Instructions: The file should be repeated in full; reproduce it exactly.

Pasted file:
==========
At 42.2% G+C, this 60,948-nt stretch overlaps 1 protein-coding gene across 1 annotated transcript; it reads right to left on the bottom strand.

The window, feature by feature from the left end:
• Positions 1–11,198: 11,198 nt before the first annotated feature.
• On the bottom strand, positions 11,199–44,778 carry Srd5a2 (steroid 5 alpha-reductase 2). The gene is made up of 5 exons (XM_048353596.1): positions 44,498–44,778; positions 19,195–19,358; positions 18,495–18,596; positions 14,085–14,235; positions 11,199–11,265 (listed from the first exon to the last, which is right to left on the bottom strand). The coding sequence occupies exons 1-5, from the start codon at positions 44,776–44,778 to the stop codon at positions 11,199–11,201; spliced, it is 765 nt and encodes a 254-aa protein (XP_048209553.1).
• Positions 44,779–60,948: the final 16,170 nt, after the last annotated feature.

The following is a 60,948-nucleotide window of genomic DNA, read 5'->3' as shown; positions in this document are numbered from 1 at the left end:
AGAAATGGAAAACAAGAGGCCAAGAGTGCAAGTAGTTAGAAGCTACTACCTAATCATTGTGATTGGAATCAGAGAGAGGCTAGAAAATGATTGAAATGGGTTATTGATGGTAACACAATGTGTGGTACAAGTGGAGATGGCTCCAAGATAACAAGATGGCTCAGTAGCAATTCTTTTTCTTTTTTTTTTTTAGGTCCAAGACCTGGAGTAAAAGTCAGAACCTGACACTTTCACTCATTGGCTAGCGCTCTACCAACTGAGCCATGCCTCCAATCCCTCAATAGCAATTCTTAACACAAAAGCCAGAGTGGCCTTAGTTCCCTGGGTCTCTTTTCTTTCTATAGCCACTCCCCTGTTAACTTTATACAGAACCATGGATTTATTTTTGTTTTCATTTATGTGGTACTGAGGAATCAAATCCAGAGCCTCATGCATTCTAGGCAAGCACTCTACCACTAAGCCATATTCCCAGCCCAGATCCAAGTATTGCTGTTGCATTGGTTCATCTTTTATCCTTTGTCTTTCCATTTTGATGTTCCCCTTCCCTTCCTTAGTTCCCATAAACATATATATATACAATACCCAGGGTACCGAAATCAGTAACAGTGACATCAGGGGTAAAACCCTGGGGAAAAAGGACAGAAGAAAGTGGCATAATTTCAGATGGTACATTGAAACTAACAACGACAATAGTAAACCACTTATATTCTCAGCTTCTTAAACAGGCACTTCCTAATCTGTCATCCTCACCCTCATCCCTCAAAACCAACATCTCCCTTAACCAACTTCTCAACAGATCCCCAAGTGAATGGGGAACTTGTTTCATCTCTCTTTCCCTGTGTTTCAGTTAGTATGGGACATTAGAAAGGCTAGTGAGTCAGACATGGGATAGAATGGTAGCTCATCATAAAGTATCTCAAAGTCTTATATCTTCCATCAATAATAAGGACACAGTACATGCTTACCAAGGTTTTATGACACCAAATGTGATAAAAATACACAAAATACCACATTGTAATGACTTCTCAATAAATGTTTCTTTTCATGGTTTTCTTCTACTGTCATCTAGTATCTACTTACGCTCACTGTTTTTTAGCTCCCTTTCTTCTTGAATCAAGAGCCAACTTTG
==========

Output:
At 42.2% G+C, this 60,948-nt stretch overlaps 1 protein-coding gene across 1 annotated transcript; it reads right to left on the bottom strand.

The window, feature by feature from the left end:
• Positions 1–11,198: 11,198 nt before the first annotated feature.
• On the bottom strand, positions 11,199–44,778 carry Srd5a2 (steroid 5 alpha-reductase 2). The gene is made up of 5 exons (XM_048353596.1): positions 44,498–44,778; positions 19,195–19,358; positions 18,495–18,596; positions 14,085–14,235; positions 11,199–11,265 (listed from the first exon to the last, which is right to left on the bottom strand). The coding sequence occupies exons 1-5, from the start codon at positions 44,776–44,778 to the stop codon at positions 11,199–11,201; spliced, it is 765 nt and encodes a 254-aa protein (XP_048209553.1).
• Positions 44,779–60,948: the final 16,170 nt, after the last annotated feature.

The following is a 60,948-nucleotide window of genomic DNA, read 5'->3' as shown; positions in this document are numbered from 1 at the left end:
AGAAATGGAAAACAAGAGGCCAAGAGTGCAAGTAGTTAGAAGCTACTACCTAATCATTGTGATTGGAATCAGAGAGAGGCTAGAAAATGATTGAAATGGGTTATTGATGGTAACACAATGTGTGGTACAAGTGGAGATGGCTCCAAGATAACAAGATGGCTCAGTAGCAATTCTTTTTCTTTTTTTTTTTTAGGTCCAAGACCTGGAGTAAAAGTCAGAACCTGACACTTTCACTCATTGGCTAGCGCTCTACCAACTGAGCCATGCCTCCAATCCCTCAATAGCAATTCTTAACACAAAAGCCAGAGTGGCCTTAGTTCCCTGGGTCTCTTTTCTTTCTATAGCCACTCCCCTGTTAACTTTATACAGAACCATGGATTTATTTTTGTTTTCATTTATGTGGTACTGAGGAATCAAATCCAGAGCCTCATGCATTCTAGGCAAGCACTCTACCACTAAGCCATATTCCCAGCCCAGATCCAAGTATTGCTGTTGCATTGGTTCATCTTTTATCCTTTGTCTTTCCATTTTGATGTTCCCCTTCCCTTCCTTAGTTCCCATAAACATATATATATACAATACCCAGGGTACCGAAATCAGTAACAGTGACATCAGGGGTAAAACCCTGGGGAAAAAGGACAGAAGAAAGTGGCATAATTTCAGATGGTACATTGAAACTAACAACGACAATAGTAAACCACTTATATTCTCAGCTTCTTAAACAGGCACTTCCTAATCTGTCATCCTCACCCTCATCCCTCAAAACCAACATCTCCCTTAACCAACTTCTCAACAGATCCCCAAGTGAATGGGGAACTTGTTTCATCTCTCTTTCCCTGTGTTTCAGTTAGTATGGGACATTAGAAAGGCTAGTGAGTCAGACATGGGATAGAATGGTAGCTCATCATAAAGTATCTCAAAGTCTTATATCTTCCATCAATAATAAGGACACAGTACATGCTTACCAAGGTTTTATGACACCAAATGTGATAAAAATACACAAAATACCACATTGTAATGACTTCTCAATAAATGTTTCTTTTCATGGTTTTCTTCTACTGTCATCTAGTATCTACTTACGCTCACTGTTTTTTAGCTCCCTTTCTTCTTGAATCAAGAGCCAACTTTG